On July 30th, 2017, Evergreen Music Ltd., Nigeria’s most consistent music record label, that is committed to preservation, documentation and propagation of music of yesteryear honoured Tony Benson, son of the godfather of Highlife music in Nigeria ( Bobby Benson) as it also gave a posthumous award to Bobby Benson in recognition of his remarkable contribution to the growth of Highlife music in Nigeria. The event was organised in conjunction with Ojez music entertainment. Ajike was there and had a heart-to-heart interview with Tony Benson.
Who is Tony Benson?
Tony Benson is a simple person and they say there is beauty in simplicity. I try to make my existence as simple as possible, although in a way I am complicated, but believe I am simple.
What was your growing up like with a father as Bobby Benson?
As I always tell people, Bobby Benson was a disciplinarian to the core and being the first born, I got the brunt of it more than any of my siblings. Over the years, I have seen the benefits of the discipline in general in my life.
How long have you been playing music?
My father started me on the trap drum, they call jazz. At age 4, I first climbed the stage at Ambassador Hotel in Yaba at Sabo from there it metamorphosed into other drum kits, also the vibraphone, percussions, the keyboards. It was when I was playing a piano that my dad decided to buy me my first electronic organ. My interest in music also became intense when one of my dad’s friends, Mr Yemi Vera Cruise, played me a record of Jimi Smith that wowed me.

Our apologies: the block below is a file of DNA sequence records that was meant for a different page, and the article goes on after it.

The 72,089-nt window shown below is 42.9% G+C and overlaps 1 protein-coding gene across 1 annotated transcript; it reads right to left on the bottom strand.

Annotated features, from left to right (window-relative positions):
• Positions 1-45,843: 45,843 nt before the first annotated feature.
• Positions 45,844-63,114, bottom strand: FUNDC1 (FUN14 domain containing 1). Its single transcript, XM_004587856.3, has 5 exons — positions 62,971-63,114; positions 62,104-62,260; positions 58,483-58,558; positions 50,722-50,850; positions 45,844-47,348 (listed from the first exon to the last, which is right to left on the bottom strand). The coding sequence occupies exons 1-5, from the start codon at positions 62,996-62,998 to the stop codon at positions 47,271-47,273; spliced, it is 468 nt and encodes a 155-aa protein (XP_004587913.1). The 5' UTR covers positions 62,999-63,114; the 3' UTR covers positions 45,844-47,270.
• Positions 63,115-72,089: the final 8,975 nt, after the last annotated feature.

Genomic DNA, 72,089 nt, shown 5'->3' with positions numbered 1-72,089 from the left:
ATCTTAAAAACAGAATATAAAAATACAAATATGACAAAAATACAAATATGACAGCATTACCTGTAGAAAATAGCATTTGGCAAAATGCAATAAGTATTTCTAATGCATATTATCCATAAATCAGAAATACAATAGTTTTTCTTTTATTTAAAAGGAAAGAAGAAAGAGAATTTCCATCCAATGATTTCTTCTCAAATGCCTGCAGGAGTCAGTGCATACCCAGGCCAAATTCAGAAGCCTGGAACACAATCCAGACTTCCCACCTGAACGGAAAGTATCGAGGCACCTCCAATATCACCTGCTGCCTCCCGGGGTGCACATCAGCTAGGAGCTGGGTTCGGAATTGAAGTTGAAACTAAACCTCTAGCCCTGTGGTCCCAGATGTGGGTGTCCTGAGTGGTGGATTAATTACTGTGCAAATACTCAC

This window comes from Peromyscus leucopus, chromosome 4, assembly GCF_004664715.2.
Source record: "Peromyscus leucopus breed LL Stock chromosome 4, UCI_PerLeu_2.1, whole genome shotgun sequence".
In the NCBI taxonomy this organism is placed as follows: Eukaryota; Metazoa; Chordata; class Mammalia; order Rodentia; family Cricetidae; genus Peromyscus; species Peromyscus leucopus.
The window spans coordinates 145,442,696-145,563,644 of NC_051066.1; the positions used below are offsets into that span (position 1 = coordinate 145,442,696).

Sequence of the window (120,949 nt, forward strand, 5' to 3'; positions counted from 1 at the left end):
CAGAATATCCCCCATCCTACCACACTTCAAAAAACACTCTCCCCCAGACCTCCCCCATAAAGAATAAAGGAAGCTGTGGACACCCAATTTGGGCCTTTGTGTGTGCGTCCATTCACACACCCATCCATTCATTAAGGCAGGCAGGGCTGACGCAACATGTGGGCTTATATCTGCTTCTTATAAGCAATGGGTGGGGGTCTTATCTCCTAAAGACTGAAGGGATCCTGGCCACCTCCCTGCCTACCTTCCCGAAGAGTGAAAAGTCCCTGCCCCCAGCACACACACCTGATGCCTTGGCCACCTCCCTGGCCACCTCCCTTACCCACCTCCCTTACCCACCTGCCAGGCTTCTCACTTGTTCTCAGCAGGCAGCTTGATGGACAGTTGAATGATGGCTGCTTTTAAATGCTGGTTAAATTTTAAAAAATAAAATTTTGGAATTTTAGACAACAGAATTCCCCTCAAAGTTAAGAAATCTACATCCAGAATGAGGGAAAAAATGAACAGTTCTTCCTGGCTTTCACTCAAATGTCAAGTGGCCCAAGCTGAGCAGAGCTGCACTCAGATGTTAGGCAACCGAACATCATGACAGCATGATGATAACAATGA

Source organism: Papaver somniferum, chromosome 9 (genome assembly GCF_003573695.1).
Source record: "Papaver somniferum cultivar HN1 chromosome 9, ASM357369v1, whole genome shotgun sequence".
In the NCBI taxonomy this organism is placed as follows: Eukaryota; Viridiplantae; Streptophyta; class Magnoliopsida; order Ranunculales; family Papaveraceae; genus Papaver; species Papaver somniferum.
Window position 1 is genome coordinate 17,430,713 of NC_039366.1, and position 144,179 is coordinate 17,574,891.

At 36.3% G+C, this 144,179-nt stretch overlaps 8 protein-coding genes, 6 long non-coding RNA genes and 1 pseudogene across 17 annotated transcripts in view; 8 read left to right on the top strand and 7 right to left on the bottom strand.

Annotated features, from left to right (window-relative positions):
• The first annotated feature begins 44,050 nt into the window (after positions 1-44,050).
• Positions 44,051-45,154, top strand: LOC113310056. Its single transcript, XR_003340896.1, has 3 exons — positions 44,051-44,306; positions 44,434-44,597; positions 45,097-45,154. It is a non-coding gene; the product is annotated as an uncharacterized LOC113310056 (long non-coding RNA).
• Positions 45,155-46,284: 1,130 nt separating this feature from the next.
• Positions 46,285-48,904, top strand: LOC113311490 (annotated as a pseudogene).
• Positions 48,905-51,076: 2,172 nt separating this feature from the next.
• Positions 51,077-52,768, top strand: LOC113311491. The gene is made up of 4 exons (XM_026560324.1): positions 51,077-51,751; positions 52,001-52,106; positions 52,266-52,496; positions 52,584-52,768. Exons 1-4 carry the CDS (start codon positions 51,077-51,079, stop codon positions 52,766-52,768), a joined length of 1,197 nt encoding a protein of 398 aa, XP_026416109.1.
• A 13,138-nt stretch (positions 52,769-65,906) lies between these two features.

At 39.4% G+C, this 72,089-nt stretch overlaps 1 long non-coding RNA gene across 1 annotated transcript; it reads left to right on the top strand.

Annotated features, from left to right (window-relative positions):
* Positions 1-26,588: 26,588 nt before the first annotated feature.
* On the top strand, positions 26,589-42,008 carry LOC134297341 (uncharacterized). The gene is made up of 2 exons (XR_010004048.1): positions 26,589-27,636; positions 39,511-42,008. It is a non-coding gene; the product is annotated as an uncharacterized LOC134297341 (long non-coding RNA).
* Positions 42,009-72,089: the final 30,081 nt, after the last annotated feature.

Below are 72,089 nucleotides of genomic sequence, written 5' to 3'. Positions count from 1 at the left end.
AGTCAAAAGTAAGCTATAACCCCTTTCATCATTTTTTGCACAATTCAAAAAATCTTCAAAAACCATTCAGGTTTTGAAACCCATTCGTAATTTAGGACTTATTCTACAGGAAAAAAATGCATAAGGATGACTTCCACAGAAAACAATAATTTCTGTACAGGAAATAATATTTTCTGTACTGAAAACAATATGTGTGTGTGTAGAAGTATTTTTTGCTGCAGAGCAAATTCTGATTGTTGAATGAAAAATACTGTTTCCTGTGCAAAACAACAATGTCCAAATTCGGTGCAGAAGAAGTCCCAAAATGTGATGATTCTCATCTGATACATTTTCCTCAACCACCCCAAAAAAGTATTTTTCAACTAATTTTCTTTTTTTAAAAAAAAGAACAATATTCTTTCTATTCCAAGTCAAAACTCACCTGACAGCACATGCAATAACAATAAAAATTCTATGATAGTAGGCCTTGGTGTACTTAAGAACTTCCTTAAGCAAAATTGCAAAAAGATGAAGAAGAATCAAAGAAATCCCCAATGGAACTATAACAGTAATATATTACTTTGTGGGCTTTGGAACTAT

There is a small keyboard you put on your neck during performance. How long have you had it?
By habits I don’t waste things I try my best to maintain things and manage what I have and not discard them anyhow. I have a keyboard that I have used for 30 years, including the Yamaha keyboard you see me hanging around my neck. The mixer I use for my one-man show I have had it since 1976.
You have been off the music scene for a while now. How long?
I have had about 6 – 8 years spell of absence from the music scene. The recent Elders’ forum event put together by Evergreen Musical Company and Ojez last month to honour my dad could be said to be my most recent public performance.
At what age would you say you started working?
I started working from age 10. Caban Bamboo started as a club house. I always bought things from the market for the kitchen; bar at Ebute metta Leventis Store, the Chinese knew me well then. It was more of a responsibility on my part and I worked more during holidays period.
Please tell us about Cassandra, what is your relationship to her?
Cassandra is my mum. She was 91 years old on July 14th, 2017. I didn’t get to know her properly till later when I went on holidays and in total on and off it is about 6 – 7 months of my adult life I can say I knew her physically. Cassandra lost her sight the very month Caban Bamboo was demolished in 2005. I paid her a tribute in one of the songs I specially wrote and dedicated to her entitled: “Cassandra”. Maxwell my brother is hell bent on my visiting her soon.
Bobby Benson is known today as the Godfather of Highlife music in Nigeria, what can you say about this assertion?